Lesson

Businesses, organisations and governments all gather data and conduct surveys to help them make decisions about what people want. The Australian Census, which is conducted by the Australian Bureau of Statistics, is an example of a large-scale data collection. Every Australian citizen is required to fill in a survey so we get a picture of the characteristics of the Australian population. This lesson will explore techniques for collecting data as well as the practicalities and implications of obtaining data through sampling.

In a **census**, every member of a population is questioned. In maths, a **population** does not necessarily refer to the population of a country. It just means every member of a group. It may be a school's population, a sports club's population and so on.

Collecting data from every member of a population is the most accurate way of gathering information, but it is not always the most practical and can be very expensive or time consuming. Typically, a ** sample survey** is instead done on a subset of the population to make it quicker and less expensive.

Hannah has chosen to collect information using a sample instead of a census.

a

What are the advantages to doing a sample? Select all that apply.

A

It is cheaper to conduct.

B

There will be no sampling bias.

C

It's more accurate.

D

It takes less time.

Worked Solution

b

What are the disadvantages to doing a sample? Select all that apply.

A

It's less accurate.

B

It takes more time.

C

It's more expensive to conduct.

D

There can be sampling bias.

Worked Solution

For each of the following, determine whether they are a census or a sample.

a

Lucy has asked everyone in her office what snacks should be provided in the office.

Worked Solution

b

James asks a few of his friends how they did in the test to see if he is above average in his class.

Worked Solution

c

Joanne finds the height of the entire class to try to find the average height of 15 year old students in Australia.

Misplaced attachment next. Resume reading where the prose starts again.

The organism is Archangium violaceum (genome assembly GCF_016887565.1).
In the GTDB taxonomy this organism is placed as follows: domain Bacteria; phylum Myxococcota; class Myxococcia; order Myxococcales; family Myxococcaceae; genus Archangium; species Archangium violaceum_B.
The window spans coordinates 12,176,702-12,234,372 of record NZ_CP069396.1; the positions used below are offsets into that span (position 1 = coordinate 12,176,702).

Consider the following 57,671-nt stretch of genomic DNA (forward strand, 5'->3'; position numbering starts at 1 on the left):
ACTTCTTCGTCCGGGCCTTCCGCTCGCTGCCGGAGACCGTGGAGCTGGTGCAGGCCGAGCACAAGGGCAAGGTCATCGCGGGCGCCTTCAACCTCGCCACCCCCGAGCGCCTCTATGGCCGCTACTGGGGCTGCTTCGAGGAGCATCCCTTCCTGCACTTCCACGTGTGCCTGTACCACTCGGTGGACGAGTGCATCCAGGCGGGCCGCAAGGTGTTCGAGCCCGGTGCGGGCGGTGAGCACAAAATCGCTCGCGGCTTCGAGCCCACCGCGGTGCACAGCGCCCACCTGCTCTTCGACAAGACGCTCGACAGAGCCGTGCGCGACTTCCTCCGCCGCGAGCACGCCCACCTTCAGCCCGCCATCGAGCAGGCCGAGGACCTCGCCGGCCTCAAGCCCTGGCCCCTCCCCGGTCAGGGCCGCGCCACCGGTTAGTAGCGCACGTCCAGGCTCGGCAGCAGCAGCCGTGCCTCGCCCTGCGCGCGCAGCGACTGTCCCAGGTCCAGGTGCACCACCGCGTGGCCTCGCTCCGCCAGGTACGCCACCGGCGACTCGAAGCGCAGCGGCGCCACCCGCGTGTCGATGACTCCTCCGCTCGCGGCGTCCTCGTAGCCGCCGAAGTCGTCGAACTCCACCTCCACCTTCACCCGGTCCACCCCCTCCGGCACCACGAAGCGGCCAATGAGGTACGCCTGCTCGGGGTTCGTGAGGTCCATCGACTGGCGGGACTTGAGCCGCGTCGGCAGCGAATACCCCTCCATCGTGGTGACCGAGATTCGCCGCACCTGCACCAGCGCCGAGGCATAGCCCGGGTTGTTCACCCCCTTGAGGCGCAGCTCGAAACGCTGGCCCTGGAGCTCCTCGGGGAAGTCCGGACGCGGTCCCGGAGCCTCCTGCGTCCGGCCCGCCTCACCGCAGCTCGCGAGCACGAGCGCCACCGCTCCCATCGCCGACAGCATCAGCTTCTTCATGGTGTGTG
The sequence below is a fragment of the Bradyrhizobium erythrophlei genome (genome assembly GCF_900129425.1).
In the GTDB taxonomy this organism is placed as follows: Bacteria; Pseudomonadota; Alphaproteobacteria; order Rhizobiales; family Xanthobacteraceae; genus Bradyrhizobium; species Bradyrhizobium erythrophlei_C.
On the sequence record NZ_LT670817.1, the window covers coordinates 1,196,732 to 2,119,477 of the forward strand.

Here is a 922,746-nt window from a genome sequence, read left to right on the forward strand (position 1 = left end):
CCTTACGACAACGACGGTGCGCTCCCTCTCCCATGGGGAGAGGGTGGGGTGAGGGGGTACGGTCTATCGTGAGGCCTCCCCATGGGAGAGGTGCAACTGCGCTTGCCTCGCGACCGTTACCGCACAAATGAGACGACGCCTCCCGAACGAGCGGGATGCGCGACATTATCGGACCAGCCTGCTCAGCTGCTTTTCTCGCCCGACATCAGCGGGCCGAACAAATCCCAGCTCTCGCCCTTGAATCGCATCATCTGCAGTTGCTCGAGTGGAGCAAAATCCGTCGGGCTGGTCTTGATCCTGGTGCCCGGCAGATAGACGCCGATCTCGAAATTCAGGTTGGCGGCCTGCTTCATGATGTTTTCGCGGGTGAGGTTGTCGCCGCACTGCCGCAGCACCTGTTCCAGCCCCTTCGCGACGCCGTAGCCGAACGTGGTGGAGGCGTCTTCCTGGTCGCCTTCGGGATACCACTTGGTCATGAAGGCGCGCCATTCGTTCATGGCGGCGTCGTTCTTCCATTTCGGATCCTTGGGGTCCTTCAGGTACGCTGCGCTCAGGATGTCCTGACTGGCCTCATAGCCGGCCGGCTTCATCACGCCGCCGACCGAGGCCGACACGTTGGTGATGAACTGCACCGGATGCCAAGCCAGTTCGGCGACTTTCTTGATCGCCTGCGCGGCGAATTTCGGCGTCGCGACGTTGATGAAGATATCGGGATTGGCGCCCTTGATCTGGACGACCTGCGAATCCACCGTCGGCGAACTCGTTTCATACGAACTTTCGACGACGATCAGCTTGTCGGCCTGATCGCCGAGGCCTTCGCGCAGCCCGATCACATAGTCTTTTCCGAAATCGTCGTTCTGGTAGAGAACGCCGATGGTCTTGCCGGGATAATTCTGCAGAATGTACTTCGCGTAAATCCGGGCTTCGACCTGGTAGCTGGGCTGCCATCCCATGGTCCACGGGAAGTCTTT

Worked Solution

Idea summary

In a **census**, every member of a population is surveyed. In an unbiased **sample**, a representative proportion of the population is surveyed.

The most important thing when taking a sample is that it is representative of the population. In other words, we want to try and ensure there is no bias that may affect our results. There are different ways to collect a sample. Let's take a closer look at some of them now.

**Random sampling**

An example of random sampling is numbers being drawn out in the lottery. Every number has an equal probability of being chosen. Each individual is chosen at random (by chance). In other words, each individual has the same probability of being chosen.

**Stratified sampling**

Stratification is the process of dividing a group into subgroups with the same characteristics before we draw our random sample. Then we look at the size of each subgroup as a fraction of the total population. The number of items from each subgroup that are included in the sample should be in the same ratio as the amount they represent of the total population.

**Systematic sampling**

To use systematic sampling, a starting point is chosen at random, and then items are chosen at regular intervals. Such as selecting every nth item from a list. For example, we may call every tenth business in the phone book or select every fifth bottle from a production line.

In a group of 360 students, 90 are primary students and 270 are secondary students. A stratified sample of 120 is to be selected from the group based on year level.

How many primary students should be selected?

Worked Solution

The local mayor wants to determine how people in her town feel about the new construction project. Determine the type of sampling each of the following scenarios describe.

a

Selecting every 50th name from an alphabetical list of residents.

Worked Solution

b

Giving each resident a random number between 1 and 10 and then selecting everyone with the number 3.

Worked Solution

c

Selecting 10\% of the residents from each suburb.

Worked Solution

Idea summary

The most important thing when taking a sample is that it is representative of the population. Different sampling techniques aim to obtain a representative sample, but some may be more practical to carry out in different scenarios.

Sampling methods:

Random - selects people through a purely chance selection

Systematic - selects people at regular intervals on an ordered list

Stratified - selects a proportional amount of people from the different strata in a population

analyses single sets of data using measures of location, and range